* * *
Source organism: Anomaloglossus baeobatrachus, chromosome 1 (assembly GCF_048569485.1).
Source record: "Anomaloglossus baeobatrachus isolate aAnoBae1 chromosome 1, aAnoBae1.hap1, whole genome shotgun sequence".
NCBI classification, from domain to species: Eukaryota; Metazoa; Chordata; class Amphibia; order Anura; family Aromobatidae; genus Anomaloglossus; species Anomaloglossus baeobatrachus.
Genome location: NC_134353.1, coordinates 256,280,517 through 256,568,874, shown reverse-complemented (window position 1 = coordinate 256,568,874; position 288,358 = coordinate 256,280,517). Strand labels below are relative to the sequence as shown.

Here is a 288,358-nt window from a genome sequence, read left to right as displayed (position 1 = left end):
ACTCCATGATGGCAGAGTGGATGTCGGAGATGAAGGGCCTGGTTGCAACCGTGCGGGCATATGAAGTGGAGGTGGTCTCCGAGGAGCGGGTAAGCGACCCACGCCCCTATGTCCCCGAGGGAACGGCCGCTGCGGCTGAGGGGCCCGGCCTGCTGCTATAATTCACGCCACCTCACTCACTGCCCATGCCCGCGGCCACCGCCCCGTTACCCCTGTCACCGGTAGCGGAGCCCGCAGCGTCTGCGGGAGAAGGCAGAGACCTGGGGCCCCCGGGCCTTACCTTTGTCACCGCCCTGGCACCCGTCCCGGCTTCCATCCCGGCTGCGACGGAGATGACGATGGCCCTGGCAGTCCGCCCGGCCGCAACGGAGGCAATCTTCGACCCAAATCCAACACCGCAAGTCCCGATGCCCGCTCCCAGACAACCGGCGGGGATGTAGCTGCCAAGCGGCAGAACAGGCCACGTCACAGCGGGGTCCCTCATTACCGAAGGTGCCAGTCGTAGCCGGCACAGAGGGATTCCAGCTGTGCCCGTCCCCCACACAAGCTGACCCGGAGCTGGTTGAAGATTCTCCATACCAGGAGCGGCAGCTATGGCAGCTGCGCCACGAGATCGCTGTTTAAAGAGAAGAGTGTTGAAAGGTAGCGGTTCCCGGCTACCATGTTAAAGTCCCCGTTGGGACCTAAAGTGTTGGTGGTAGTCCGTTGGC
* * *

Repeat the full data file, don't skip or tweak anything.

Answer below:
Source organism: Anomaloglossus baeobatrachus, chromosome 1 (assembly GCF_048569485.1).
Source record: "Anomaloglossus baeobatrachus isolate aAnoBae1 chromosome 1, aAnoBae1.hap1, whole genome shotgun sequence".
NCBI classification, from domain to species: Eukaryota; Metazoa; Chordata; class Amphibia; order Anura; family Aromobatidae; genus Anomaloglossus; species Anomaloglossus baeobatrachus.
Genome location: NC_134353.1, coordinates 256,280,517 through 256,568,874, shown reverse-complemented (window position 1 = coordinate 256,568,874; position 288,358 = coordinate 256,280,517). Strand labels below are relative to the sequence as shown.

Here is a 288,358-nt window from a genome sequence, read left to right as displayed (position 1 = left end):
ACTCCATGATGGCAGAGTGGATGTCGGAGATGAAGGGCCTGGTTGCAACCGTGCGGGCATATGAAGTGGAGGTGGTCTCCGAGGAGCGGGTAAGCGACCCACGCCCCTATGTCCCCGAGGGAACGGCCGCTGCGGCTGAGGGGCCCGGCCTGCTGCTATAATTCACGCCACCTCACTCACTGCCCATGCCCGCGGCCACCGCCCCGTTACCCCTGTCACCGGTAGCGGAGCCCGCAGCGTCTGCGGGAGAAGGCAGAGACCTGGGGCCCCCGGGCCTTACCTTTGTCACCGCCCTGGCACCCGTCCCGGCTTCCATCCCGGCTGCGACGGAGATGACGATGGCCCTGGCAGTCCGCCCGGCCGCAACGGAGGCAATCTTCGACCCAAATCCAACACCGCAAGTCCCGATGCCCGCTCCCAGACAACCGGCGGGGATGTAGCTGCCAAGCGGCAGAACAGGCCACGTCACAGCGGGGTCCCTCATTACCGAAGGTGCCAGTCGTAGCCGGCACAGAGGGATTCCAGCTGTGCCCGTCCCCCACACAAGCTGACCCGGAGCTGGTTGAAGATTCTCCATACCAGGAGCGGCAGCTATGGCAGCTGCGCCACGAGATCGCTGTTTAAAGAGAAGAGTGTTGAAAGGTAGCGGTTCCCGGCTACCATGTTAAAGTCCCCGTTGGGACCTAAAGTGTTGGTGGTAGTCCGTTGGC